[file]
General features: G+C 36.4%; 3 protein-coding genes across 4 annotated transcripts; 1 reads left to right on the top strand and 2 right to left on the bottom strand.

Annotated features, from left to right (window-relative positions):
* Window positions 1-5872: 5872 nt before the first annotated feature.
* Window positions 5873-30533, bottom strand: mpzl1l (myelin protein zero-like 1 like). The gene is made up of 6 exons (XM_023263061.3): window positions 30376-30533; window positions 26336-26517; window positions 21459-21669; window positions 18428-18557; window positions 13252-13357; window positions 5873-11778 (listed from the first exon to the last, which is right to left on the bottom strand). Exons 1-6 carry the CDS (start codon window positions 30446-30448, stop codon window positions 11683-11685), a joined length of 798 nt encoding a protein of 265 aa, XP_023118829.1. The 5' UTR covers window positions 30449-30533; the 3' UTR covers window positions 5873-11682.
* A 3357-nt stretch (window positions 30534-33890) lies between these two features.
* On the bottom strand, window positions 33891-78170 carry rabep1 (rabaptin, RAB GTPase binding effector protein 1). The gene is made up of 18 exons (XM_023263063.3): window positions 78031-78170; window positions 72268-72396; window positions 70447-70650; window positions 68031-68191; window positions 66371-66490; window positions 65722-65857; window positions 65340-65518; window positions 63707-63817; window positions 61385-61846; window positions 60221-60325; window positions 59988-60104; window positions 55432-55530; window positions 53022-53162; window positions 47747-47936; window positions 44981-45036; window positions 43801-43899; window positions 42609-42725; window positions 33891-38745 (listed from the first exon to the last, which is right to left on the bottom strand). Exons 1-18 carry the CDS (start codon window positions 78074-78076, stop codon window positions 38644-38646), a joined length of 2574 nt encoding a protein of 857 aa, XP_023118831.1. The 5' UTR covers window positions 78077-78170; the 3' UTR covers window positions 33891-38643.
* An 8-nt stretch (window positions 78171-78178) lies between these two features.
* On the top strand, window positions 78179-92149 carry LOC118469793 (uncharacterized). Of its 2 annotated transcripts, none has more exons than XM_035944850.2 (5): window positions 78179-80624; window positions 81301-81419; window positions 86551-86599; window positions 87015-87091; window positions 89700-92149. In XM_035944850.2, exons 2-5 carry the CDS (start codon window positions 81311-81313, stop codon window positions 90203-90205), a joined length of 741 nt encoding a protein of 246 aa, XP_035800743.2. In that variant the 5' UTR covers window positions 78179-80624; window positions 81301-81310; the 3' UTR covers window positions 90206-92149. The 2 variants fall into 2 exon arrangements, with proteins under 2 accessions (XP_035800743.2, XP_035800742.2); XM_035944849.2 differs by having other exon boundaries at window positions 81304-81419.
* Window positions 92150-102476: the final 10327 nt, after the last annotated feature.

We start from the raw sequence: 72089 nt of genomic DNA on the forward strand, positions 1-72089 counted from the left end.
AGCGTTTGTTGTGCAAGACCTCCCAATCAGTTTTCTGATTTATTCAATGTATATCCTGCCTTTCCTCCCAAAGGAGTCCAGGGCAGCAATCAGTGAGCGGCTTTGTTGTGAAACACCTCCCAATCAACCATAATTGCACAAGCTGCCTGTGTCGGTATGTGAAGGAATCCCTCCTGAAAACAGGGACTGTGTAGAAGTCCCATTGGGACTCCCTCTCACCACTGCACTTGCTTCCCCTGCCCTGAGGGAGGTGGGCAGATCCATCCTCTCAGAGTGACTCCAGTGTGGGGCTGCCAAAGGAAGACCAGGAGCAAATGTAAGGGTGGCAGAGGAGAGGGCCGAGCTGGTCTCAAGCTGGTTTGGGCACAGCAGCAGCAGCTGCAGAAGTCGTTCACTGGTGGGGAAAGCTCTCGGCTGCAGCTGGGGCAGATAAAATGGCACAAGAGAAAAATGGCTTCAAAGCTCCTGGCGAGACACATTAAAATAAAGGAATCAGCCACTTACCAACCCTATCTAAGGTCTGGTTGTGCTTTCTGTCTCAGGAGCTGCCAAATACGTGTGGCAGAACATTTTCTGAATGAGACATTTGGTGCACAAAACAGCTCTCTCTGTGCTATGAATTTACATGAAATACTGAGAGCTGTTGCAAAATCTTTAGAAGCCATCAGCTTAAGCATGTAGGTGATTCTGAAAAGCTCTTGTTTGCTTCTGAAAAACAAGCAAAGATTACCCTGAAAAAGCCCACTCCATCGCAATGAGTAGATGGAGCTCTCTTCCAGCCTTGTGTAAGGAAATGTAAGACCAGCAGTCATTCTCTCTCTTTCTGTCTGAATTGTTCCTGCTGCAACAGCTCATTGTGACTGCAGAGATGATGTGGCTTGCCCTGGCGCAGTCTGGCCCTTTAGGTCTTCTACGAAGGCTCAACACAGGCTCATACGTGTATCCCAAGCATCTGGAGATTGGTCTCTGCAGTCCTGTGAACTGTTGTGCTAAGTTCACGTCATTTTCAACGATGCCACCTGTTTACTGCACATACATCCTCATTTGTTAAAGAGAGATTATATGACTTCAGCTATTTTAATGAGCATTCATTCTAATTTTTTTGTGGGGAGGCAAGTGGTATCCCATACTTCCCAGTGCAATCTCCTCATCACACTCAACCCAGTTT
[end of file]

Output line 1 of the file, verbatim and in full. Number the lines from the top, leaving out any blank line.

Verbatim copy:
General features: G+C 36.4%; 3 protein-coding genes across 4 annotated transcripts; 1 reads left to right on the top strand and 2 right to left on the bottom strand.